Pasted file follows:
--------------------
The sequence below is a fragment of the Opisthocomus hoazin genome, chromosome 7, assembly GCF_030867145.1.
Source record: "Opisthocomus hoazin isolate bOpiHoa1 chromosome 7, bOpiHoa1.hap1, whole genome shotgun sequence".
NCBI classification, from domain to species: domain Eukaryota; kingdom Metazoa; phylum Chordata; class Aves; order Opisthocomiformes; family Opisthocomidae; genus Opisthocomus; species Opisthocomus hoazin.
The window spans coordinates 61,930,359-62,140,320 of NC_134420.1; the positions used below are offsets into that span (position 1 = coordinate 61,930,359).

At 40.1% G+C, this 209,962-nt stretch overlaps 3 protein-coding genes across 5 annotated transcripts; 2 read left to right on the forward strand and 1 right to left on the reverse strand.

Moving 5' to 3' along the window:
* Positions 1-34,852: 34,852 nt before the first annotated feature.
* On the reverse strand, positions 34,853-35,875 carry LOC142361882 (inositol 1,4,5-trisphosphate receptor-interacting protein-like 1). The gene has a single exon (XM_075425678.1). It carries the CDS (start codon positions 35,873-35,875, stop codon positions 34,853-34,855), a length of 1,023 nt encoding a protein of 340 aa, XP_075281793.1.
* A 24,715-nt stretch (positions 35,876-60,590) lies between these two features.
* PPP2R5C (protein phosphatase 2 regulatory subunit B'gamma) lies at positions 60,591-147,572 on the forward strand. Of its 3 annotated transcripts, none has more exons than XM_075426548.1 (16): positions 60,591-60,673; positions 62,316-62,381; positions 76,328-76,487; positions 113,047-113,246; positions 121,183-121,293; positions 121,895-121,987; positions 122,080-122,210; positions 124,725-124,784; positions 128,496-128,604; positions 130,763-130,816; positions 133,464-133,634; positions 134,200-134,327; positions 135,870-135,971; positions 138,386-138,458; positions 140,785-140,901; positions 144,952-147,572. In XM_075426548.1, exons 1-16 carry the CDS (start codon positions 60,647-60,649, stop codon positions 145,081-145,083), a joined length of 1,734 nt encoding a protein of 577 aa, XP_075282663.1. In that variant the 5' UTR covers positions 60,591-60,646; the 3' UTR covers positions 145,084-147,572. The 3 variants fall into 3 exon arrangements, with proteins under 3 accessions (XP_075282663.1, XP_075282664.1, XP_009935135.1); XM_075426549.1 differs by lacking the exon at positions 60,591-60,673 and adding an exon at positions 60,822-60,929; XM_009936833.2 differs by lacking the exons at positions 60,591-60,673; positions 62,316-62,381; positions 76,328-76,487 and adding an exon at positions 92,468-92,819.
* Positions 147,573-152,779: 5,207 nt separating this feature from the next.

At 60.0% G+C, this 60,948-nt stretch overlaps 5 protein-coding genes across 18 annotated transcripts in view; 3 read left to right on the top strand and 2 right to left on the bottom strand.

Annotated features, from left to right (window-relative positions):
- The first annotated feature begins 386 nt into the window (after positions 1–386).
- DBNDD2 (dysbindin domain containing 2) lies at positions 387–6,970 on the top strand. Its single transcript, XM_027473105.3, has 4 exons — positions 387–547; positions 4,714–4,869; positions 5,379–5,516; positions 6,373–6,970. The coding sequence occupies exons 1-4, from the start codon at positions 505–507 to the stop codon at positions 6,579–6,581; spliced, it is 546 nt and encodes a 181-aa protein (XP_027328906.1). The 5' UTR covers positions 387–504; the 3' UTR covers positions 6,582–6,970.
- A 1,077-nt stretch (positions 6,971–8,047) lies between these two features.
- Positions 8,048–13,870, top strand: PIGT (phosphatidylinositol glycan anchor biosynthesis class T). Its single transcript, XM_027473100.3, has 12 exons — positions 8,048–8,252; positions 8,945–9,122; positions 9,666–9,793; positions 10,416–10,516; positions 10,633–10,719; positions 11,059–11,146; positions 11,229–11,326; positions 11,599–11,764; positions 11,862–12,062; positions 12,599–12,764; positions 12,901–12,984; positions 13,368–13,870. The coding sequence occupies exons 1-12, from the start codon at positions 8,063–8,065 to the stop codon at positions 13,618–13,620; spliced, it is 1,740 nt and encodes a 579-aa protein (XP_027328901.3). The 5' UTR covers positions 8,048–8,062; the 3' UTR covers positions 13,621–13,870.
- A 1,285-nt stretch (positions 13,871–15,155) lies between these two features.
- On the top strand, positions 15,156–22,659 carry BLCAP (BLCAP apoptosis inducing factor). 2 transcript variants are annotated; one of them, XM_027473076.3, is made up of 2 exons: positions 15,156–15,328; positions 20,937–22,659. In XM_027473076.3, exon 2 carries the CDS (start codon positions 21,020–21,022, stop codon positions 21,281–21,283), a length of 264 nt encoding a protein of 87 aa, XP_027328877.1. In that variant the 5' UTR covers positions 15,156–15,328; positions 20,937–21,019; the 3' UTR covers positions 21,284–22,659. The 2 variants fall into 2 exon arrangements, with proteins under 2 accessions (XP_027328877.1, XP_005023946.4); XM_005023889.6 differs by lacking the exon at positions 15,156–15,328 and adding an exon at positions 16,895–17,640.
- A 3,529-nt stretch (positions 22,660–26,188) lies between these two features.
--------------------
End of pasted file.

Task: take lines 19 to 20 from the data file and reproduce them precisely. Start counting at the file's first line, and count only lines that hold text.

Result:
- On the top strand, positions 15,156–22,659 carry BLCAP (BLCAP apoptosis inducing factor). 2 transcript variants are annotated; one of them, XM_027473076.3, is made up of 2 exons: positions 15,156–15,328; positions 20,937–22,659. In XM_027473076.3, exon 2 carries the CDS (start codon positions 21,020–21,022, stop codon positions 21,281–21,283), a length of 264 nt encoding a protein of 87 aa, XP_027328877.1. In that variant the 5' UTR covers positions 15,156–15,328; positions 20,937–21,019; the 3' UTR covers positions 21,284–22,659. The 2 variants fall into 2 exon arrangements, with proteins under 2 accessions (XP_027328877.1, XP_005023946.4); XM_005023889.6 differs by lacking the exon at positions 15,156–15,328 and adding an exon at positions 16,895–17,640.
- A 3,529-nt stretch (positions 22,660–26,188) lies between these two features.